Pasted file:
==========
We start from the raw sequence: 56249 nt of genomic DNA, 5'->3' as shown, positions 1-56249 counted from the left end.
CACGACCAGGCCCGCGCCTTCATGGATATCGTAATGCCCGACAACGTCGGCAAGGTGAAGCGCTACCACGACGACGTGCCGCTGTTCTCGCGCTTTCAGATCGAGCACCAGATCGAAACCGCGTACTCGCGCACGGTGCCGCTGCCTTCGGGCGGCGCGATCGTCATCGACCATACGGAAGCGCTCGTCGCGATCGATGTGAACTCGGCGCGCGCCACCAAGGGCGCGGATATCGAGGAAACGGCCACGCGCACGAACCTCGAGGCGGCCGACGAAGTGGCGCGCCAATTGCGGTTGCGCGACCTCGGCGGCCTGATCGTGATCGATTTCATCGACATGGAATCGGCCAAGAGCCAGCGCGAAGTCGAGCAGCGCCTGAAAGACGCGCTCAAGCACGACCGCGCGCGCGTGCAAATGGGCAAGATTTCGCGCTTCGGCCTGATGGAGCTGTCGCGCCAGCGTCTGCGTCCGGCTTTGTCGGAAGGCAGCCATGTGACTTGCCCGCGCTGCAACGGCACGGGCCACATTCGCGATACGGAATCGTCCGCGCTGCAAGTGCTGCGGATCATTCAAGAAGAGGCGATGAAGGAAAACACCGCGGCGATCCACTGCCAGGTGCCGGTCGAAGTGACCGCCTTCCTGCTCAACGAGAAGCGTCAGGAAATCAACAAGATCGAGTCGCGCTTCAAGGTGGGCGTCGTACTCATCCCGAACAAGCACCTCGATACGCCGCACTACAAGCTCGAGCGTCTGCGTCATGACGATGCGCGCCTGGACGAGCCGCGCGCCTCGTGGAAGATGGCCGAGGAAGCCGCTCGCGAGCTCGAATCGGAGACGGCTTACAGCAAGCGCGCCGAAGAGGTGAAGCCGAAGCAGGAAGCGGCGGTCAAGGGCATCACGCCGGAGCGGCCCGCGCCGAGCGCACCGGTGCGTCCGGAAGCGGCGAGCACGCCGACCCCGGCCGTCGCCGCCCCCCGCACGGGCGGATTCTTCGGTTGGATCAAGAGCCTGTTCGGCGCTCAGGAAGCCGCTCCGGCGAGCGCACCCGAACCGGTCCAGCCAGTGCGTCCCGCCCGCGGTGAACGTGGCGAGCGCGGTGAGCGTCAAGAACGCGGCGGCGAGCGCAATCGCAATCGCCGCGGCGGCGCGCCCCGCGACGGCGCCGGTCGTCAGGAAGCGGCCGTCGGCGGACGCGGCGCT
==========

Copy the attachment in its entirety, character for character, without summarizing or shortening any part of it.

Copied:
We start from the raw sequence: 56249 nt of genomic DNA, 5'->3' as shown, positions 1-56249 counted from the left end.
CACGACCAGGCCCGCGCCTTCATGGATATCGTAATGCCCGACAACGTCGGCAAGGTGAAGCGCTACCACGACGACGTGCCGCTGTTCTCGCGCTTTCAGATCGAGCACCAGATCGAAACCGCGTACTCGCGCACGGTGCCGCTGCCTTCGGGCGGCGCGATCGTCATCGACCATACGGAAGCGCTCGTCGCGATCGATGTGAACTCGGCGCGCGCCACCAAGGGCGCGGATATCGAGGAAACGGCCACGCGCACGAACCTCGAGGCGGCCGACGAAGTGGCGCGCCAATTGCGGTTGCGCGACCTCGGCGGCCTGATCGTGATCGATTTCATCGACATGGAATCGGCCAAGAGCCAGCGCGAAGTCGAGCAGCGCCTGAAAGACGCGCTCAAGCACGACCGCGCGCGCGTGCAAATGGGCAAGATTTCGCGCTTCGGCCTGATGGAGCTGTCGCGCCAGCGTCTGCGTCCGGCTTTGTCGGAAGGCAGCCATGTGACTTGCCCGCGCTGCAACGGCACGGGCCACATTCGCGATACGGAATCGTCCGCGCTGCAAGTGCTGCGGATCATTCAAGAAGAGGCGATGAAGGAAAACACCGCGGCGATCCACTGCCAGGTGCCGGTCGAAGTGACCGCCTTCCTGCTCAACGAGAAGCGTCAGGAAATCAACAAGATCGAGTCGCGCTTCAAGGTGGGCGTCGTACTCATCCCGAACAAGCACCTCGATACGCCGCACTACAAGCTCGAGCGTCTGCGTCATGACGATGCGCGCCTGGACGAGCCGCGCGCCTCGTGGAAGATGGCCGAGGAAGCCGCTCGCGAGCTCGAATCGGAGACGGCTTACAGCAAGCGCGCCGAAGAGGTGAAGCCGAAGCAGGAAGCGGCGGTCAAGGGCATCACGCCGGAGCGGCCCGCGCCGAGCGCACCGGTGCGTCCGGAAGCGGCGAGCACGCCGACCCCGGCCGTCGCCGCCCCCCGCACGGGCGGATTCTTCGGTTGGATCAAGAGCCTGTTCGGCGCTCAGGAAGCCGCTCCGGCGAGCGCACCCGAACCGGTCCAGCCAGTGCGTCCCGCCCGCGGTGAACGTGGCGAGCGCGGTGAGCGTCAAGAACGCGGCGGCGAGCGCAATCGCAATCGCCGCGGCGGCGCGCCCCGCGACGGCGCCGGTCGTCAGGAAGCGGCCGTCGGCGGACGCGGCGCT